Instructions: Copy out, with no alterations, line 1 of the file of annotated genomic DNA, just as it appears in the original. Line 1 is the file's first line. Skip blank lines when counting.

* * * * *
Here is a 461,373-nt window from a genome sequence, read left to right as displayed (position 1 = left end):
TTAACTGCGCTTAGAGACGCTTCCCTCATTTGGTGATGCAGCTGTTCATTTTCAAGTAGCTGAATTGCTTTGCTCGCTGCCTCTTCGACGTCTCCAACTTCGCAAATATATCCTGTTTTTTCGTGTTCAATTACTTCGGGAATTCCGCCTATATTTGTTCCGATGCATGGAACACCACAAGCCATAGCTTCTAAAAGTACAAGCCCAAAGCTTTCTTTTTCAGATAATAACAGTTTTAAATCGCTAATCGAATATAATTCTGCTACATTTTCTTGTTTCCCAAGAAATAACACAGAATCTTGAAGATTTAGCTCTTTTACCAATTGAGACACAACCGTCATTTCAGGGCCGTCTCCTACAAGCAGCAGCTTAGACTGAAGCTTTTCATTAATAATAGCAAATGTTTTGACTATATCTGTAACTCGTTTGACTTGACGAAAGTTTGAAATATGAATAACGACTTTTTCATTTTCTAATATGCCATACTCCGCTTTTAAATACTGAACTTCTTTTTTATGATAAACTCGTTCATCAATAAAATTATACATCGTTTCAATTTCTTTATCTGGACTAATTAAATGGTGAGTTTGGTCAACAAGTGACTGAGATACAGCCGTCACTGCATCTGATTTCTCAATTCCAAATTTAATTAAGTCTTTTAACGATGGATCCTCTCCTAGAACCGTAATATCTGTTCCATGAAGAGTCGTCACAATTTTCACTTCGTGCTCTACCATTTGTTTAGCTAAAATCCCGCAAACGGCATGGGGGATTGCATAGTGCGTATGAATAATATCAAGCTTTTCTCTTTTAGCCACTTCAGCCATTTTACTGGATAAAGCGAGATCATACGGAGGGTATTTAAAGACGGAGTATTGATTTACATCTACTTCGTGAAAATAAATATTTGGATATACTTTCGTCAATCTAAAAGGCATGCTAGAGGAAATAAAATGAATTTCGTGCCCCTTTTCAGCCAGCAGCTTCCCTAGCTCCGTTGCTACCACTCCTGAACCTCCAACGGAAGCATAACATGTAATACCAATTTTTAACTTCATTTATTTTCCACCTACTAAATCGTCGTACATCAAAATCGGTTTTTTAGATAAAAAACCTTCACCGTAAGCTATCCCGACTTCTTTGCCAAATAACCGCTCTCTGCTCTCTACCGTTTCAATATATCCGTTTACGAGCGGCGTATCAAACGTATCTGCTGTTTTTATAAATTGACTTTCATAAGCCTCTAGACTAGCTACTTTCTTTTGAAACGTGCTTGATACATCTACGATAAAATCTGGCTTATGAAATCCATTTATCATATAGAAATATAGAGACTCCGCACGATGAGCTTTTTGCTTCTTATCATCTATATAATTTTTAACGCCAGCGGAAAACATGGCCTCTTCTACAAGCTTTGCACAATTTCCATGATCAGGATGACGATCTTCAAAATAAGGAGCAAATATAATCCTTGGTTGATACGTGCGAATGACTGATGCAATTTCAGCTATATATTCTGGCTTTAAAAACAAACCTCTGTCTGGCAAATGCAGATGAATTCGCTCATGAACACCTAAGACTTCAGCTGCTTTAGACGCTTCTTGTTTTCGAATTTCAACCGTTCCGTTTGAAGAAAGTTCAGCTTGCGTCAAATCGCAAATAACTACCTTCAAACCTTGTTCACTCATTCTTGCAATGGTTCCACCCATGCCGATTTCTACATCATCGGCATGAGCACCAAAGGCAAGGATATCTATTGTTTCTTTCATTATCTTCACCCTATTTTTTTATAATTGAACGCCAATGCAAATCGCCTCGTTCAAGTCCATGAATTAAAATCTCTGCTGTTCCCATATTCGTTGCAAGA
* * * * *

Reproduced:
Here is a 461,373-nt window from a genome sequence, read left to right as displayed (position 1 = left end):